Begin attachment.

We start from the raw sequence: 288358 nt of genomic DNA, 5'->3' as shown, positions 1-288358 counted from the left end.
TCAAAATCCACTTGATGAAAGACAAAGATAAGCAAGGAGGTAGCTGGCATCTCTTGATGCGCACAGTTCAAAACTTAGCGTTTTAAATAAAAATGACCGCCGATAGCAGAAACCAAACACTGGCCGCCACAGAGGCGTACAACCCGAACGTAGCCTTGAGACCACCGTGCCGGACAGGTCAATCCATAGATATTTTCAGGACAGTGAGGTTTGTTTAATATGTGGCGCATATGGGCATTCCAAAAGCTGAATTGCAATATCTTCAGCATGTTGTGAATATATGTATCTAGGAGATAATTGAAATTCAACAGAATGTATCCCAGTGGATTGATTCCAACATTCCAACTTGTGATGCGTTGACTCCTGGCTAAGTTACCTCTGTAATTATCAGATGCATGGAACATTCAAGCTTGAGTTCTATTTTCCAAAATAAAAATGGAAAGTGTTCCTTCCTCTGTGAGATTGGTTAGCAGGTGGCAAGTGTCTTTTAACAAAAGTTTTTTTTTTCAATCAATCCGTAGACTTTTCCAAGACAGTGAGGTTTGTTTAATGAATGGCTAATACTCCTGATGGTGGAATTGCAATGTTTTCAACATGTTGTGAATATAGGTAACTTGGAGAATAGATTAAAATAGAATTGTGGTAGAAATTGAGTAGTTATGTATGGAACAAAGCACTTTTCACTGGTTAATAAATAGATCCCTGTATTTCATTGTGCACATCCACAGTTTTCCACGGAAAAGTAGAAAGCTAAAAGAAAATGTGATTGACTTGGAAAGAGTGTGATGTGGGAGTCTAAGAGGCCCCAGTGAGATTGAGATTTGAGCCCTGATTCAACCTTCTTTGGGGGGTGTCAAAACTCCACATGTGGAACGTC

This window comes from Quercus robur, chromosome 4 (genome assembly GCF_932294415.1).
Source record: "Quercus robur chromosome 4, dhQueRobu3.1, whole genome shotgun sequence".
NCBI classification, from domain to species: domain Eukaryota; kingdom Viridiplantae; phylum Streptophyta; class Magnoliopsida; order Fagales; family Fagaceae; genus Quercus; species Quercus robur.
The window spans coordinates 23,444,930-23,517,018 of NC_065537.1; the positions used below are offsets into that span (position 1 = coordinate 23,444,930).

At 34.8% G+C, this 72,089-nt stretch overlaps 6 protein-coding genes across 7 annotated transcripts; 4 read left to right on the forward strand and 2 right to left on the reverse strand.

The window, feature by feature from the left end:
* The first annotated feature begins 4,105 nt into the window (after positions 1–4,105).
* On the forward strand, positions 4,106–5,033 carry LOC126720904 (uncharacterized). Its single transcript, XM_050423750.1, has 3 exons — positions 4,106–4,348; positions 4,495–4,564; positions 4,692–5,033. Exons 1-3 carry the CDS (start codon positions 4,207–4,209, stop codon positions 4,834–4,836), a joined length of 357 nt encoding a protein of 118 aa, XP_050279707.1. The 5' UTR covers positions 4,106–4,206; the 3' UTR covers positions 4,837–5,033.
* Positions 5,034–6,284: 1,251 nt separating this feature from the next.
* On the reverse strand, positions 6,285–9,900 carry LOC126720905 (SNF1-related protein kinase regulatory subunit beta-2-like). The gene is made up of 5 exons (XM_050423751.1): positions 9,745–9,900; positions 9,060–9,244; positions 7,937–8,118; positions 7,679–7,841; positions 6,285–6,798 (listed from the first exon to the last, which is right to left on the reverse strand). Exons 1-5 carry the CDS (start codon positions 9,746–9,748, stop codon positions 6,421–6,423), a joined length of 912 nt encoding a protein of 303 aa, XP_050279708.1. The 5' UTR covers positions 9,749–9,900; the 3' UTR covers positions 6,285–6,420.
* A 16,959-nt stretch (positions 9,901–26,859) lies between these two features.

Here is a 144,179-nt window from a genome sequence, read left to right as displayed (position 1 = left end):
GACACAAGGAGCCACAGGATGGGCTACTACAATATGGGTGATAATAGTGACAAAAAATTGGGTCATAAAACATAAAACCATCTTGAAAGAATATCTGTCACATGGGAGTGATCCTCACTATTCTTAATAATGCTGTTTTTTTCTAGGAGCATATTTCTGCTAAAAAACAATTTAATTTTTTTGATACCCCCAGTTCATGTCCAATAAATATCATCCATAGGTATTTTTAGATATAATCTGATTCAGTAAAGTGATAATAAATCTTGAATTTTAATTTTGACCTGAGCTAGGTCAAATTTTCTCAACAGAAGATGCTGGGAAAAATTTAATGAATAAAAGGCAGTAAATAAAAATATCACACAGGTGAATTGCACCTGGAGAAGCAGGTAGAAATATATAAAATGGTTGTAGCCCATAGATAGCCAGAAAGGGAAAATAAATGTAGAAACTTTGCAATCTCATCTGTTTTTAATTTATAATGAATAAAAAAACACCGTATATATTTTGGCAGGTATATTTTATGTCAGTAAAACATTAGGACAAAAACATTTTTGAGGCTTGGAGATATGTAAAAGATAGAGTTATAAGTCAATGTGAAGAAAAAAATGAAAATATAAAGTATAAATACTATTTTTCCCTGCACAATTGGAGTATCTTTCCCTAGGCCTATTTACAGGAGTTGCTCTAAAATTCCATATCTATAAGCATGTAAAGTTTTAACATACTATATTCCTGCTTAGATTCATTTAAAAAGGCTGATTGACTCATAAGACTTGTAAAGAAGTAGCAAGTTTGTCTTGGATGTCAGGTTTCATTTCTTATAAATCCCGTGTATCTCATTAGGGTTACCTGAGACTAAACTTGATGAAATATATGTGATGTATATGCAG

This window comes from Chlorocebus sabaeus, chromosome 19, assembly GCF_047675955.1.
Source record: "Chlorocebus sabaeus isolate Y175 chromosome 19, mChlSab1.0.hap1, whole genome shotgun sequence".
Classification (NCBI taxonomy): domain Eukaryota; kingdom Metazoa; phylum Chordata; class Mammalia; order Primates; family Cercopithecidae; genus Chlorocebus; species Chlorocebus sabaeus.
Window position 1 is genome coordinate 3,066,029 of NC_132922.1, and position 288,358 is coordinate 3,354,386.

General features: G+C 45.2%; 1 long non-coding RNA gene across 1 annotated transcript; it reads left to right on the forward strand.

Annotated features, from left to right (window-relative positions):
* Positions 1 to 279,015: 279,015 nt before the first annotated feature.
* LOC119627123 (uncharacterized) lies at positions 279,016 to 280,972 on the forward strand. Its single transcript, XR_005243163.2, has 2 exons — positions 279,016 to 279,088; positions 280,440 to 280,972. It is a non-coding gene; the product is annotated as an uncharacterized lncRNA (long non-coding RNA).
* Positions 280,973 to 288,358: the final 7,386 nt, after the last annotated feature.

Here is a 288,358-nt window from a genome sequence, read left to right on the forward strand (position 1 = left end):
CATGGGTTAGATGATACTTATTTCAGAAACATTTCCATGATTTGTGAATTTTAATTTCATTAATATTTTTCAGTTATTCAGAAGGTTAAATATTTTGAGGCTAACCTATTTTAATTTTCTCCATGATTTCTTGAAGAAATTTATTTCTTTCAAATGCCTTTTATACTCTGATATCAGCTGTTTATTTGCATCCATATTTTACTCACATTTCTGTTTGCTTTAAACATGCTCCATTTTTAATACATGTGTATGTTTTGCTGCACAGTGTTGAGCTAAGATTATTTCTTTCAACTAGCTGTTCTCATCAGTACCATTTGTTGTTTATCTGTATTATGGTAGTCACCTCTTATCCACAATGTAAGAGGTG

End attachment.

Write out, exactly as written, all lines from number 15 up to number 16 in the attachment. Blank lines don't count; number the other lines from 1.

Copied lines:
GACACAAGGAGCCACAGGATGGGCTACTACAATATGGGTGATAATAGTGACAAAAAATTGGGTCATAAAACATAAAACCATCTTGAAAGAATATCTGTCACATGGGAGTGATCCTCACTATTCTTAATAATGCTGTTTTTTTCTAGGAGCATATTTCTGCTAAAAAACAATTTAATTTTTTTGATACCCCCAGTTCATGTCCAATAAATATCATCCATAGGTATTTTTAGATATAATCTGATTCAGTAAAGTGATAATAAATCTTGAATTTTAATTTTGACCTGAGCTAGGTCAAATTTTCTCAACAGAAGATGCTGGGAAAAATTTAATGAATAAAAGGCAGTAAATAAAAATATCACACAGGTGAATTGCACCTGGAGAAGCAGGTAGAAATATATAAAATGGTTGTAGCCCATAGATAGCCAGAAAGGGAAAATAAATGTAGAAACTTTGCAATCTCATCTGTTTTTAATTTATAATGAATAAAAAAACACCGTATATATTTTGGCAGGTATATTTTATGTCAGTAAAACATTAGGACAAAAACATTTTTGAGGCTTGGAGATATGTAAAAGATAGAGTTATAAGTCAATGTGAAGAAAAAAATGAAAATATAAAGTATAAATACTATTTTTCCCTGCACAATTGGAGTATCTTTCCCTAGGCCTATTTACAGGAGTTGCTCTAAAATTCCATATCTATAAGCATGTAAAGTTTTAACATACTATATTCCTGCTTAGATTCATTTAAAAAGGCTGATTGACTCATAAGACTTGTAAAGAAGTAGCAAGTTTGTCTTGGATGTCAGGTTTCATTTCTTATAAATCCCGTGTATCTCATTAGGGTTACCTGAGACTAAACTTGATGAAATATATGTGATGTATATGCAG

This window comes from Chlorocebus sabaeus, chromosome 19, assembly GCF_047675955.1.